Private equity chair Andrew Vaughan talks to Rachel Bridge at Drax about his portfolio life
Andrew Vaughan is not your typical PE-backed chair. For a start he is one of only seven chairs in the UK to have achieved more than five successful exits since 2010. Then there’s the fact that he became a chair at a significantly younger age than his peers, taking on his first chair role at the age of 40.
Still only 56, he has worked with private equity houses across the mid-market including Inflexion, ECI and Livingbridge and completed 10 successful PE chair and chief executive roles, including Citation, Reward Gateway, Nexus, Red Commerce, Clarity Blue and Enviros. Together these have achieved over seven times average money multiple returns for investors.
Andrew actually fell into private equity by accident. It was certainly not a world he was familiar with while growing up. The middle of three sons, he was brought up in rural Staffordshire where his father was a building engineer and his mother a full time housewife.
After studying economics at Leeds University he joined ICL because he wanted to become a professional salesman. He did well and spent 11 years there on a fast track career path, with every intention of staying there for much longer.
He says: “I never did a job for more than two years and each time they moved me it was to something bigger and better. It was fantastic.”
Attending a young managers’ programme at INSEAD also helped him see that sales skills were essential for good leaders. He says: “I realised that the people who could lead and get the best out of a team were not necessarily the super bright specialists with the amazing qualifications, but people who had well-developed sales skills. That was a real light bulb moment for me. It really made a difference to the way I thought about myself and what I thought I could do.”
On his return from INSEAD Andrew was sent to run a small ICL subsidiary called Workplace Technologies which designed and installed building infrastructure, and together with two equally motivated directors set about transforming it into a network integration business.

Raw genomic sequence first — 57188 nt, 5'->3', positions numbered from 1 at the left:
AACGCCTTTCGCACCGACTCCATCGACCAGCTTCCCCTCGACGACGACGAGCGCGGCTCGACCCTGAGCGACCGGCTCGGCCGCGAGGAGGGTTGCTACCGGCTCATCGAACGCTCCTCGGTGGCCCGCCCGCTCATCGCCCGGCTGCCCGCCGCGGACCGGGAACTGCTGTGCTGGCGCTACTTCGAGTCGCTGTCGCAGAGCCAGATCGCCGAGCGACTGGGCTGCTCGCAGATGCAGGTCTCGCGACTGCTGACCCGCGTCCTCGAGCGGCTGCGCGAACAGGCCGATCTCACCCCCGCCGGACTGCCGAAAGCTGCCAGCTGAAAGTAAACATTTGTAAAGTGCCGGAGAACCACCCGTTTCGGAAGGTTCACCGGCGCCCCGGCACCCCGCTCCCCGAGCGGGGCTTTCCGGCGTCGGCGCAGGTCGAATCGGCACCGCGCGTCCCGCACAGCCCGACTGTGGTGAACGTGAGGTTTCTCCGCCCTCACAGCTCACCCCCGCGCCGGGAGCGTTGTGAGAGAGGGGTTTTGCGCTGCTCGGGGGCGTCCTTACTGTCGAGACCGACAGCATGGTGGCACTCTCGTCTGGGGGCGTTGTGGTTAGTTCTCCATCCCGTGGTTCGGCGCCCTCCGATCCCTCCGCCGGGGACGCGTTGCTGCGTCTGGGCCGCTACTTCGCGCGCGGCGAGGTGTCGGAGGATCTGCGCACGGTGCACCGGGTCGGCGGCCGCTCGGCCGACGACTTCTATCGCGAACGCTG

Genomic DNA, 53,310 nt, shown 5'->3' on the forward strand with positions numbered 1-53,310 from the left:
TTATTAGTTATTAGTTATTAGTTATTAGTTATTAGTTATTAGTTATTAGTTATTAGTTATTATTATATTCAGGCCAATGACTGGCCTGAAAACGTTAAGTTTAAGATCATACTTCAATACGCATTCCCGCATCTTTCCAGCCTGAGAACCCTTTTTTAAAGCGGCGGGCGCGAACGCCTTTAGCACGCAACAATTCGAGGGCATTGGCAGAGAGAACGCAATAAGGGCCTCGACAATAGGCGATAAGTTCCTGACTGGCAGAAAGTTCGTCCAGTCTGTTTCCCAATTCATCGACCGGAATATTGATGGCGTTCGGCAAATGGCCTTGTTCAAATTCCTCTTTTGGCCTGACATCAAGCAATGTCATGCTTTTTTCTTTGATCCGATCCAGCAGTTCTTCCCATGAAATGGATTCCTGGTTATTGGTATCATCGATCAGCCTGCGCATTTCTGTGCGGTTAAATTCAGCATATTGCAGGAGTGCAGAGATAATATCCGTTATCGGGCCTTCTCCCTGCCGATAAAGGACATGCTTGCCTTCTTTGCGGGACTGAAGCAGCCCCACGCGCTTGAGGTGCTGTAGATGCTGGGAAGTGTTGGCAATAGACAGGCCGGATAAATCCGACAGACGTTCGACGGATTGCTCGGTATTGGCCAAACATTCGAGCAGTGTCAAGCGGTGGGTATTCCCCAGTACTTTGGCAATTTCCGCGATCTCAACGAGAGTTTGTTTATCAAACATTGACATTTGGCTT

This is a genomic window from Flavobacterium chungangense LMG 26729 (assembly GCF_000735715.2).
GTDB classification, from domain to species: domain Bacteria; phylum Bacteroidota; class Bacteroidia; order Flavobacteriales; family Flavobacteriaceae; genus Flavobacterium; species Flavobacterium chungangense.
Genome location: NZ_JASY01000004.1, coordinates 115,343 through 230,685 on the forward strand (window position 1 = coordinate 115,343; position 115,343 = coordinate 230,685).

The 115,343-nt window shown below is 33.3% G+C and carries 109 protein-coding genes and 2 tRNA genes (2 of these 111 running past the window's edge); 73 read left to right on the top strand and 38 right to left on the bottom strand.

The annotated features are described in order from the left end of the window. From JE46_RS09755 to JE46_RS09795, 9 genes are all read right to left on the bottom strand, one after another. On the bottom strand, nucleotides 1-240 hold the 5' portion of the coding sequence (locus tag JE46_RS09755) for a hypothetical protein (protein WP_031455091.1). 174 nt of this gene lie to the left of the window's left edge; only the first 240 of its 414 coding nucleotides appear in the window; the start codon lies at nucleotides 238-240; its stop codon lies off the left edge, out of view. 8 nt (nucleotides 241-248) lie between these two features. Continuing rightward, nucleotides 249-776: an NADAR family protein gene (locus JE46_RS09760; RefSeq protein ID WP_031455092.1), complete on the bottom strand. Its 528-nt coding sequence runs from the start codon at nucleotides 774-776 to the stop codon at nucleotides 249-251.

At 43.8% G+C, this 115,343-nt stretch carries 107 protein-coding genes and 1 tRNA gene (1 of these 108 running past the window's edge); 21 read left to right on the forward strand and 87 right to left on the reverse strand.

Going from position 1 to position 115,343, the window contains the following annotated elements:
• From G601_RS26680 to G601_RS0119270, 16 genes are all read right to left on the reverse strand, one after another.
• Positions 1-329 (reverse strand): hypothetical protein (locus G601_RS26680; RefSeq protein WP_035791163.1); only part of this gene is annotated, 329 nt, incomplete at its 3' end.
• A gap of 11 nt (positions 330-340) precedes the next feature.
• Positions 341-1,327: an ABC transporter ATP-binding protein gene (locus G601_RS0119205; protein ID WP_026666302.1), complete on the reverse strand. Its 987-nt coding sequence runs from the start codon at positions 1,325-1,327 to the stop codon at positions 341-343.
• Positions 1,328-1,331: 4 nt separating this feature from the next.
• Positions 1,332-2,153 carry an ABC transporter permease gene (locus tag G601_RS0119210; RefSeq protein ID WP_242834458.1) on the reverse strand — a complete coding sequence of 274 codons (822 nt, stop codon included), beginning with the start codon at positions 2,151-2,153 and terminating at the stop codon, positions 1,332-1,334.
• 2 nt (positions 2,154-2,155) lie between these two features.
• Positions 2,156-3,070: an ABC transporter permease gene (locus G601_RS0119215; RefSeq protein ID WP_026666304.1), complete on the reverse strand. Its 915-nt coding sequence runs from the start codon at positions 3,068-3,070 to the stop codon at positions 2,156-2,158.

But one day his boss called him in for a meeting and told him that the subsidiary he was managing was being put up for sale - and that Andrew would be going with it. Feeling horrified and somewhat betrayed, Andrew briefly contemplated leaving, but he fully realised how much potential the business had.
So instead he and the other two directors bought the firm themselves in a management buyout backed by 3i. Within six years they had taken it public, sold it to NTL and delivered their backers a 14 times return on their investment.
By now 39 and financially secure, Andrew decided to take time out to reflect on how best to proceed and moved to Portugal with his wife and young children for a few years. It was a bold move but it also turned out to be incredibly astute, giving him the space to figure out how he’d like to spend the second part of his career.
He says: “It was the best thing I ever did. I rediscovered what was important to me and what really mattered.”
He soon realised that his experience as a PE-backed chief executive meant that there was a great deal he could offer as a chair.
He says: “When I was a chief executive I didn’t want the kind of chair who had been hired because of their contacts or because they were a big cheese who would look good with investors; I wanted somebody who actually knew what I was going through. I realised I could be a different kind of chair who would be sufficiently engaged to be of value, but detached enough to allow the chief executive space to do his job. I wanted to bring some empathy to the role, having done exactly the same role of chief executive myself. It was about finding the balance.”
It was not long before private equity houses also realised the unique insight Andrew could bring to the role. His first chair role was for a consulting company, WCI, which was backed by ECI Partners. ECI liked the way he tackled the role and more roles quickly followed.
Over the past 15 years as a chair Andrew has deliberately picked roles in a diverse range of sectors and locations to broaden his experience as much as possible, and only takes on roles where he is confident he can really add value.
He says: “I work hard at trying to figure out the situations where I can really contribute. Just because you have been successful before doesn’t mean you are going to be successful next time round. If you have that attitude it keeps you on your toes and it keeps you flexible and adaptable.”
He deliberately only takes on up to four chair roles at a time in order to give each business the attention they need. He says: “I am constantly asking myself what we should be doing, who do we need, what can we be doing better? And that might be completely different from one business to another.”
He adds: “When you are a chair it is important to remember that nobody goes to a football match to see the referee. They want to see the players. My advice is that if you want the glory and the praise and the plaudits and the power, be a chief executive. For me, the very best chairs are often completely invisible, and their impact is only really appreciated when they're gone.”
Andrew clearly loves the challenge of being a PE chair and plans to continue doing it for a long time. He explains: “I love working with bright, capable people and getting involved in businesses that may be full of energy and enthusiasm, but also may be a little bit rough around the edges, that are on a journey and have great potential. And I absolutely love that feeling of achievement when you have a successful exit; when you get to that point where you just say ‘done’, and you can look back and see a result. It is such a thrill when you can do that.”